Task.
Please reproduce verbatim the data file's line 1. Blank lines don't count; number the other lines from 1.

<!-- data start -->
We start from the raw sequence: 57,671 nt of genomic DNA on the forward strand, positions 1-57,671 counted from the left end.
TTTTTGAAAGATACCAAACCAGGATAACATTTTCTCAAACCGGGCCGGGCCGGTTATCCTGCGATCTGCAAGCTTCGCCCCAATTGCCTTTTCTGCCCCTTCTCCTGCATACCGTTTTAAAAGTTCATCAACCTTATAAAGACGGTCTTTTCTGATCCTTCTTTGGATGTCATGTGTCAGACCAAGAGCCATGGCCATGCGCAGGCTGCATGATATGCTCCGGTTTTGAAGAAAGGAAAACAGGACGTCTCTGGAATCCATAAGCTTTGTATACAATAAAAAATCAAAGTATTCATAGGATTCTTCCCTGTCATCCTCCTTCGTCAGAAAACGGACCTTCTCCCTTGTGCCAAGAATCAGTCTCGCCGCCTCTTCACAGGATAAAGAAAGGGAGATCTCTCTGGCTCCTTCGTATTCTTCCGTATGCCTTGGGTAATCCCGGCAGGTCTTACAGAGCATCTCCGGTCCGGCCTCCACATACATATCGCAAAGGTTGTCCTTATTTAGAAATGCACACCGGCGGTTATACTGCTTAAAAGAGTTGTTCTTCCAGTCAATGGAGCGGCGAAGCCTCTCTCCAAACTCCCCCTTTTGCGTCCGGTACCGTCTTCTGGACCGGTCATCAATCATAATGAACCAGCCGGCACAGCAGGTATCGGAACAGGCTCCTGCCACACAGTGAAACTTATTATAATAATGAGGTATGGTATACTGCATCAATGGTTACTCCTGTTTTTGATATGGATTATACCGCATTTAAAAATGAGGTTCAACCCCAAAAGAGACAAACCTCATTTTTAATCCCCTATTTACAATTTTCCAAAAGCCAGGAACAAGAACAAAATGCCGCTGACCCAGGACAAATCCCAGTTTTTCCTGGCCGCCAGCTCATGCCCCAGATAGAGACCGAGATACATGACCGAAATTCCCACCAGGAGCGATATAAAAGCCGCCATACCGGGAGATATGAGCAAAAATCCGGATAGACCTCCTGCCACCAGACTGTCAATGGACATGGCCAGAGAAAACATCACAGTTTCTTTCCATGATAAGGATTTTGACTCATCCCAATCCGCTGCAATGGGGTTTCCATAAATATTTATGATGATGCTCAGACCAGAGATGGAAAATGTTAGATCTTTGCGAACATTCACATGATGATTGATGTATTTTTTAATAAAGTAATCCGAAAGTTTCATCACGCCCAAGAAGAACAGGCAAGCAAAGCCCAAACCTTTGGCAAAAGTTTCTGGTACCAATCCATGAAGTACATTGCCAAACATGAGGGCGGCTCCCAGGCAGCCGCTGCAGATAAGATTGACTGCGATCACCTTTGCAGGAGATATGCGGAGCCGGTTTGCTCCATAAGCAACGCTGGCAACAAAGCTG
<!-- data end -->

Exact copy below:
We start from the raw sequence: 57,671 nt of genomic DNA on the forward strand, positions 1-57,671 counted from the left end.